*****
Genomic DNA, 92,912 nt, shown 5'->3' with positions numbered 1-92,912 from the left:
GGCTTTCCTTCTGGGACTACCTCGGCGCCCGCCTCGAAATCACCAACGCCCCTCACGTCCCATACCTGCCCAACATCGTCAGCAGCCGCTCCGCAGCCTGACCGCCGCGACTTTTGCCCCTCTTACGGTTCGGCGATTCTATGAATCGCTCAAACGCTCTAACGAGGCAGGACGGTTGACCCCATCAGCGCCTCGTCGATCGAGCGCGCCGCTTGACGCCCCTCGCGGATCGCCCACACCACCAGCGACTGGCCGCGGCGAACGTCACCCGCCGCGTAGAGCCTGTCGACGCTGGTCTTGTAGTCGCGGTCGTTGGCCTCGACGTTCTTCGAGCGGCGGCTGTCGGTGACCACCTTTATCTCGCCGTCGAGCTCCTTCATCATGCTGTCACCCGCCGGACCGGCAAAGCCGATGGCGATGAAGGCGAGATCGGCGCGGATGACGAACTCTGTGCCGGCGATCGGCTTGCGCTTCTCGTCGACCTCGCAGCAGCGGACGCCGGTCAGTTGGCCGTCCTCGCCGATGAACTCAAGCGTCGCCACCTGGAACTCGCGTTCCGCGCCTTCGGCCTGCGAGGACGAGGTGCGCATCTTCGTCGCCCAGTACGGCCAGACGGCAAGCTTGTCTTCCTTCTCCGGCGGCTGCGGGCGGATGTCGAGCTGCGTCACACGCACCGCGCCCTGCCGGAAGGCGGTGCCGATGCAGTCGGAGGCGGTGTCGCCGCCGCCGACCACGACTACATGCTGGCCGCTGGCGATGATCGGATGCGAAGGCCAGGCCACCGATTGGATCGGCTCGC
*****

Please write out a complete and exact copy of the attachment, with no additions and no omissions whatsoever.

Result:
Genomic DNA, 92,912 nt, shown 5'->3' with positions numbered 1-92,912 from the left:
GGCTTTCCTTCTGGGACTACCTCGGCGCCCGCCTCGAAATCACCAACGCCCCTCACGTCCCATACCTGCCCAACATCGTCAGCAGCCGCTCCGCAGCCTGACCGCCGCGACTTTTGCCCCTCTTACGGTTCGGCGATTCTATGAATCGCTCAAACGCTCTAACGAGGCAGGACGGTTGACCCCATCAGCGCCTCGTCGATCGAGCGCGCCGCTTGACGCCCCTCGCGGATCGCCCACACCACCAGCGACTGGCCGCGGCGAACGTCACCCGCCGCGTAGAGCCTGTCGACGCTGGTCTTGTAGTCGCGGTCGTTGGCCTCGACGTTCTTCGAGCGGCGGCTGTCGGTGACCACCTTTATCTCGCCGTCGAGCTCCTTCATCATGCTGTCACCCGCCGGACCGGCAAAGCCGATGGCGATGAAGGCGAGATCGGCGCGGATGACGAACTCTGTGCCGGCGATCGGCTTGCGCTTCTCGTCGACCTCGCAGCAGCGGACGCCGGTCAGTTGGCCGTCCTCGCCGATGAACTCAAGCGTCGCCACCTGGAACTCGCGTTCCGCGCCTTCGGCCTGCGAGGACGAGGTGCGCATCTTCGTCGCCCAGTACGGCCAGACGGCAAGCTTGTCTTCCTTCTCCGGCGGCTGCGGGCGGATGTCGAGCTGCGTCACACGCACCGCGCCCTGCCGGAAGGCGGTGCCGATGCAGTCGGAGGCGGTGTCGCCGCCGCCGACCACGACTACATGCTGGCCGCTGGCGATGATCGGATGCGAAGGCCAGGCCACCGATTGGATCGGCTCGC